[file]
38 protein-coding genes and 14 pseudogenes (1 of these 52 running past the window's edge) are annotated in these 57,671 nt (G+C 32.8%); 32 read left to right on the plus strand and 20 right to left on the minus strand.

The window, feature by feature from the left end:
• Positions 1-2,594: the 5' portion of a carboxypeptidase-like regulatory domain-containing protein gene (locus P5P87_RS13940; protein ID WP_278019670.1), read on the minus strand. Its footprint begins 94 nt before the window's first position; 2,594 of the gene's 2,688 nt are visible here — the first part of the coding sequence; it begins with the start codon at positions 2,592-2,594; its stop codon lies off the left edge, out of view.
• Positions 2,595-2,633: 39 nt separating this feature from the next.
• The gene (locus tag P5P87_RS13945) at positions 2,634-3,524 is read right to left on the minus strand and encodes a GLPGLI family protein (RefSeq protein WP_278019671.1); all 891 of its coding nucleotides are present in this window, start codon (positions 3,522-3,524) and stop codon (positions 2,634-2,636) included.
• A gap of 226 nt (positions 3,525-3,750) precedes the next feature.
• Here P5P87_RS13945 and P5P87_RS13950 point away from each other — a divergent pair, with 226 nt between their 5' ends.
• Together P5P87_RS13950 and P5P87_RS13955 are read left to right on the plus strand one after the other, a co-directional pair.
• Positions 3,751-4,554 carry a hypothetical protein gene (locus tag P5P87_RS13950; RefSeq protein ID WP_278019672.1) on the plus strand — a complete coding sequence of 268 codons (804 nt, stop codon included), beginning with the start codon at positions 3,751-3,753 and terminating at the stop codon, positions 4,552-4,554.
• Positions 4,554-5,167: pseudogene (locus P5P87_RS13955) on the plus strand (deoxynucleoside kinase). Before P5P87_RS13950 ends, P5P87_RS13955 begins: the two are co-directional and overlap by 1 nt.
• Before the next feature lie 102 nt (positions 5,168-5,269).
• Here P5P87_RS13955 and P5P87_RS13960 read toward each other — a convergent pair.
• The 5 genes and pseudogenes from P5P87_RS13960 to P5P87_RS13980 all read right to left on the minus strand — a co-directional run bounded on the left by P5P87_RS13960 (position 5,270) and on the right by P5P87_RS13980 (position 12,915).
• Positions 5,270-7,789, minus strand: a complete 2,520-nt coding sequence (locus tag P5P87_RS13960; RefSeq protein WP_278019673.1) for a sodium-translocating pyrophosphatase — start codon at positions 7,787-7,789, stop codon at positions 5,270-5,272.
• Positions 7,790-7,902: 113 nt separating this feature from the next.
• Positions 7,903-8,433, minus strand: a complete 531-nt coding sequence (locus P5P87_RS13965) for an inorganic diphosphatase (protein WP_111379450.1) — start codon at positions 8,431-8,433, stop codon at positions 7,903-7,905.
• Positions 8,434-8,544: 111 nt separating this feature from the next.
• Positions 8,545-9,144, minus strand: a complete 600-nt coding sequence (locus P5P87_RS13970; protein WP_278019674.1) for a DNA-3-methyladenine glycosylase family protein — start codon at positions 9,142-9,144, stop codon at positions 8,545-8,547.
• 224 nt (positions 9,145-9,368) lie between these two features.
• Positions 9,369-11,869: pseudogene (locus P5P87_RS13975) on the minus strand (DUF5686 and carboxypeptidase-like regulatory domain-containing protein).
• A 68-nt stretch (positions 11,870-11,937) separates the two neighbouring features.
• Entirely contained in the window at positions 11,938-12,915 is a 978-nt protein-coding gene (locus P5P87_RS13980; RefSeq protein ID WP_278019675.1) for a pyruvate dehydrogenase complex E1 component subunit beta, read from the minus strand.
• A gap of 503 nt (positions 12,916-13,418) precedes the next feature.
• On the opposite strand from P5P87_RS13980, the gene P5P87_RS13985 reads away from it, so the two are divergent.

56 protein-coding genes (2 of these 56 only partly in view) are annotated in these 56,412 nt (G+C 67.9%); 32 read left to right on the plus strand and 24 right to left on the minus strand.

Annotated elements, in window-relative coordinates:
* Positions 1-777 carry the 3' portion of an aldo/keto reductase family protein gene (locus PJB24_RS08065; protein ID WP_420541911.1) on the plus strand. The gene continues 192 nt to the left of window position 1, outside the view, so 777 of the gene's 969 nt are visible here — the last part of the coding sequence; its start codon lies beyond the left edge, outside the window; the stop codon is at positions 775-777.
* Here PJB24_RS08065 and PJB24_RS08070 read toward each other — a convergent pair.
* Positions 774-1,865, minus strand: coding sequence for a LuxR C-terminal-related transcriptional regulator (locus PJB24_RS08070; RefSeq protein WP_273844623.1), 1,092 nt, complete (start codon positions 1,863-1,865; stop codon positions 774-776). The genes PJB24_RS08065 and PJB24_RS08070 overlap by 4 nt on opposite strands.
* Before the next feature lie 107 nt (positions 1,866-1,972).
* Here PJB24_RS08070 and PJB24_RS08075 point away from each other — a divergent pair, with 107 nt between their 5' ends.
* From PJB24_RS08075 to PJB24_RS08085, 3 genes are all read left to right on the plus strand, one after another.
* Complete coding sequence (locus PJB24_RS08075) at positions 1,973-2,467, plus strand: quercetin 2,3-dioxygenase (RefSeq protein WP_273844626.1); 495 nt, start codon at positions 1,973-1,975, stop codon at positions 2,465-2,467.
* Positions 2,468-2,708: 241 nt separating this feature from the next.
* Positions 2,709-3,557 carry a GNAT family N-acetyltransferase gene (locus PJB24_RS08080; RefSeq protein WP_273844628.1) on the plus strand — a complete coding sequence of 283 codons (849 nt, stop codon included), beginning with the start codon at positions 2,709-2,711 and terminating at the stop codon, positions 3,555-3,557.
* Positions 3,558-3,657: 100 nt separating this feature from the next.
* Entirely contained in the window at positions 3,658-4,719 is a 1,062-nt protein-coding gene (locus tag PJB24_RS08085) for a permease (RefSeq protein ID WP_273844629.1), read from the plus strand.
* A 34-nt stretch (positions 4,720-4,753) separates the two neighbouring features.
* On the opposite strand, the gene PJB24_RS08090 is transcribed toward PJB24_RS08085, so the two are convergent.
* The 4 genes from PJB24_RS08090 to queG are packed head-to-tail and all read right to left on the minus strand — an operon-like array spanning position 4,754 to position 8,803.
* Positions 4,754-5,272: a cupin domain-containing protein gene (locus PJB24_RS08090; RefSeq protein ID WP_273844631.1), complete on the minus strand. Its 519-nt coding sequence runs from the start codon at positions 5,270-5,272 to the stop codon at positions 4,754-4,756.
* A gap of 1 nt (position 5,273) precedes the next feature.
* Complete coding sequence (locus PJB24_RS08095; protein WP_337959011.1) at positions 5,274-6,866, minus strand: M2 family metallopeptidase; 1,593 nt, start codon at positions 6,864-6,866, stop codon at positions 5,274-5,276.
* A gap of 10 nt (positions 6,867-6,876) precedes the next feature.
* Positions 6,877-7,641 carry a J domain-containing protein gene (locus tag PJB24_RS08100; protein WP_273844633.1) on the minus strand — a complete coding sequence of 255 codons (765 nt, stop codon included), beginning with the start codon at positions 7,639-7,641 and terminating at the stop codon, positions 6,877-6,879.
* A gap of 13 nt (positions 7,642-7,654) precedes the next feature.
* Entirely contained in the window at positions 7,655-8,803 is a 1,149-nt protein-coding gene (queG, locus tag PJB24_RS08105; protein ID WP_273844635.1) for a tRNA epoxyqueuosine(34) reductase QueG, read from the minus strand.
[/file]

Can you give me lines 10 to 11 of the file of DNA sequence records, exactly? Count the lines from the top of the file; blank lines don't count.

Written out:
• Positions 4,554-5,167: pseudogene (locus P5P87_RS13955) on the plus strand (deoxynucleoside kinase). Before P5P87_RS13950 ends, P5P87_RS13955 begins: the two are co-directional and overlap by 1 nt.
• Before the next feature lie 102 nt (positions 5,168-5,269).